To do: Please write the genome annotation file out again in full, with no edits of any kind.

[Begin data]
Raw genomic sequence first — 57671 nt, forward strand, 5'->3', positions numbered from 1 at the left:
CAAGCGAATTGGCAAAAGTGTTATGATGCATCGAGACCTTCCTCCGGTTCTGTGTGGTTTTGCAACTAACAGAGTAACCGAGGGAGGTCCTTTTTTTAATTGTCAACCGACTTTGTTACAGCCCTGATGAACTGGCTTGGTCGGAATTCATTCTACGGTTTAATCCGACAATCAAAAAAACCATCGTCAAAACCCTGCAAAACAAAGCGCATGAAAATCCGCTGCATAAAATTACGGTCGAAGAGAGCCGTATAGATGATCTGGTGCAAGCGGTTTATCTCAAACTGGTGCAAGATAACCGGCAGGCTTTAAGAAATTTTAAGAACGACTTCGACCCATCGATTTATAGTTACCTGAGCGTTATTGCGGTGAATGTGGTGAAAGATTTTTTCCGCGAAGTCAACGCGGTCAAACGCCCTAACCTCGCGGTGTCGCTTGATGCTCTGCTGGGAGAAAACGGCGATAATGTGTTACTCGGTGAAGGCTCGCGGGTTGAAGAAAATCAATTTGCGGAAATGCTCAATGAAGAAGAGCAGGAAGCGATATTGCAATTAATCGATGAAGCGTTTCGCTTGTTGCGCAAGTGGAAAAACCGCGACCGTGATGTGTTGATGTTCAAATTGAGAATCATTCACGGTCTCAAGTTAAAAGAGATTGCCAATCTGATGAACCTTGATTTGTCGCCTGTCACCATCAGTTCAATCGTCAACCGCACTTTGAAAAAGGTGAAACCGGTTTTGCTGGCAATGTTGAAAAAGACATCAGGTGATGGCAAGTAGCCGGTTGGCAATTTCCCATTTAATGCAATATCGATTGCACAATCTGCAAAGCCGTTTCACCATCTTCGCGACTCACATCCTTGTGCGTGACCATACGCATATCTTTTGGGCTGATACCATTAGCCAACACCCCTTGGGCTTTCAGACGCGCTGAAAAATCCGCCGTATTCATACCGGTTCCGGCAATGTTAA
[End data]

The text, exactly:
Raw genomic sequence first — 57671 nt, forward strand, 5'->3', positions numbered from 1 at the left:
CAAGCGAATTGGCAAAAGTGTTATGATGCATCGAGACCTTCCTCCGGTTCTGTGTGGTTTTGCAACTAACAGAGTAACCGAGGGAGGTCCTTTTTTTAATTGTCAACCGACTTTGTTACAGCCCTGATGAACTGGCTTGGTCGGAATTCATTCTACGGTTTAATCCGACAATCAAAAAAACCATCGTCAAAACCCTGCAAAACAAAGCGCATGAAAATCCGCTGCATAAAATTACGGTCGAAGAGAGCCGTATAGATGATCTGGTGCAAGCGGTTTATCTCAAACTGGTGCAAGATAACCGGCAGGCTTTAAGAAATTTTAAGAACGACTTCGACCCATCGATTTATAGTTACCTGAGCGTTATTGCGGTGAATGTGGTGAAAGATTTTTTCCGCGAAGTCAACGCGGTCAAACGCCCTAACCTCGCGGTGTCGCTTGATGCTCTGCTGGGAGAAAACGGCGATAATGTGTTACTCGGTGAAGGCTCGCGGGTTGAAGAAAATCAATTTGCGGAAATGCTCAATGAAGAAGAGCAGGAAGCGATATTGCAATTAATCGATGAAGCGTTTCGCTTGTTGCGCAAGTGGAAAAACCGCGACCGTGATGTGTTGATGTTCAAATTGAGAATCATTCACGGTCTCAAGTTAAAAGAGATTGCCAATCTGATGAACCTTGATTTGTCGCCTGTCACCATCAGTTCAATCGTCAACCGCACTTTGAAAAAGGTGAAACCGGTTTTGCTGGCAATGTTGAAAAAGACATCAGGTGATGGCAAGTAGCCGGTTGGCAATTTCCCATTTAATGCAATATCGATTGCACAATCTGCAAAGCCGTTTCACCATCTTCGCGACTCACATCCTTGTGCGTGACCATACGCATATCTTTTGGGCTGATACCATTAGCCAACACCCCTTGGGCTTTCAGACGCGCTGAAAAATCCGCCGTATTCATACCGGTTCCGGCAATGTTAA